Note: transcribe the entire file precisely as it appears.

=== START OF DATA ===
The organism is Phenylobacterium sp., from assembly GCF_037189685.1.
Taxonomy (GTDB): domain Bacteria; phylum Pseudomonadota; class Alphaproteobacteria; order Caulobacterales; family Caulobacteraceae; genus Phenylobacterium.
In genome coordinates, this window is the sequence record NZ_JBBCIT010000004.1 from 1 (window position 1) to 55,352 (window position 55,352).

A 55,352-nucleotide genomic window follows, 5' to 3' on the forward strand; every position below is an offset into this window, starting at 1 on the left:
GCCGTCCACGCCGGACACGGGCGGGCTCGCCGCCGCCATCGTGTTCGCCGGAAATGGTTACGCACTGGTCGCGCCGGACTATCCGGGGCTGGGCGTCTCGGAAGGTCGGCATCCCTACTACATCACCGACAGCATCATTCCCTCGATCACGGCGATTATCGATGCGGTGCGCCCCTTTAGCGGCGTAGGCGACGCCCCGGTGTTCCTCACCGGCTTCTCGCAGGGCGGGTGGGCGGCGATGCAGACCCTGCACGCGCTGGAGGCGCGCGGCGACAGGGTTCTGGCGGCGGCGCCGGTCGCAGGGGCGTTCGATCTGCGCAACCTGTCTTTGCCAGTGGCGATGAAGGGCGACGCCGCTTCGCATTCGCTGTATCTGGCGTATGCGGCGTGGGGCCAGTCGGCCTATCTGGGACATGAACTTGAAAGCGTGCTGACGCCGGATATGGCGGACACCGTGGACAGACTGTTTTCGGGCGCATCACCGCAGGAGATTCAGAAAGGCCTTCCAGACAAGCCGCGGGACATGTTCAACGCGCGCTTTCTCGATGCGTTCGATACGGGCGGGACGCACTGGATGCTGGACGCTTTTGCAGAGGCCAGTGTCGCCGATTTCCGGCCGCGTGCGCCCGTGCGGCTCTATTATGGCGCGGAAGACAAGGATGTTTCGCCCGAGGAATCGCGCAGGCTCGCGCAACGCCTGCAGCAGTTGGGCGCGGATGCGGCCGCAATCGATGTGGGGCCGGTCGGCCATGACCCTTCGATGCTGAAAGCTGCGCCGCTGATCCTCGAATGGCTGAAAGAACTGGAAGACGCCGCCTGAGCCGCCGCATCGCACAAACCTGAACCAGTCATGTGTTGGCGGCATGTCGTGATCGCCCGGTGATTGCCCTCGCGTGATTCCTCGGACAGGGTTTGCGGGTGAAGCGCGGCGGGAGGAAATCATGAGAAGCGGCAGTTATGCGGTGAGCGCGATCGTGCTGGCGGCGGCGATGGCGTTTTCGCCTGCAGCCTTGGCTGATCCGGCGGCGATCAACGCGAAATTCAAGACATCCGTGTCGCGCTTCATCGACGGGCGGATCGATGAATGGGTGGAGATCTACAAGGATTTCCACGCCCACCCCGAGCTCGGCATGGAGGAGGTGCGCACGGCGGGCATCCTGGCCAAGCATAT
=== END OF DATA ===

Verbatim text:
The organism is Phenylobacterium sp., from assembly GCF_037189685.1.
Taxonomy (GTDB): domain Bacteria; phylum Pseudomonadota; class Alphaproteobacteria; order Caulobacterales; family Caulobacteraceae; genus Phenylobacterium.
In genome coordinates, this window is the sequence record NZ_JBBCIT010000004.1 from 1 (window position 1) to 55,352 (window position 55,352).

A 55,352-nucleotide genomic window follows, 5' to 3' on the forward strand; every position below is an offset into this window, starting at 1 on the left:
GCCGTCCACGCCGGACACGGGCGGGCTCGCCGCCGCCATCGTGTTCGCCGGAAATGGTTACGCACTGGTCGCGCCGGACTATCCGGGGCTGGGCGTCTCGGAAGGTCGGCATCCCTACTACATCACCGACAGCATCATTCCCTCGATCACGGCGATTATCGATGCGGTGCGCCCCTTTAGCGGCGTAGGCGACGCCCCGGTGTTCCTCACCGGCTTCTCGCAGGGCGGGTGGGCGGCGATGCAGACCCTGCACGCGCTGGAGGCGCGCGGCGACAGGGTTCTGGCGGCGGCGCCGGTCGCAGGGGCGTTCGATCTGCGCAACCTGTCTTTGCCAGTGGCGATGAAGGGCGACGCCGCTTCGCATTCGCTGTATCTGGCGTATGCGGCGTGGGGCCAGTCGGCCTATCTGGGACATGAACTTGAAAGCGTGCTGACGCCGGATATGGCGGACACCGTGGACAGACTGTTTTCGGGCGCATCACCGCAGGAGATTCAGAAAGGCCTTCCAGACAAGCCGCGGGACATGTTCAACGCGCGCTTTCTCGATGCGTTCGATACGGGCGGGACGCACTGGATGCTGGACGCTTTTGCAGAGGCCAGTGTCGCCGATTTCCGGCCGCGTGCGCCCGTGCGGCTCTATTATGGCGCGGAAGACAAGGATGTTTCGCCCGAGGAATCGCGCAGGCTCGCGCAACGCCTGCAGCAGTTGGGCGCGGATGCGGCCGCAATCGATGTGGGGCCGGTCGGCCATGACCCTTCGATGCTGAAAGCTGCGCCGCTGATCCTCGAATGGCTGAAAGAACTGGAAGACGCCGCCTGAGCCGCCGCATCGCACAAACCTGAACCAGTCATGTGTTGGCGGCATGTCGTGATCGCCCGGTGATTGCCCTCGCGTGATTCCTCGGACAGGGTTTGCGGGTGAAGCGCGGCGGGAGGAAATCATGAGAAGCGGCAGTTATGCGGTGAGCGCGATCGTGCTGGCGGCGGCGATGGCGTTTTCGCCTGCAGCCTTGGCTGATCCGGCGGCGATCAACGCGAAATTCAAGACATCCGTGTCGCGCTTCATCGACGGGCGGATCGATGAATGGGTGGAGATCTACAAGGATTTCCACGCCCACCCCGAGCTCGGCATGGAGGAGGTGCGCACGGCGGGCATCCTGGCCAAGCATAT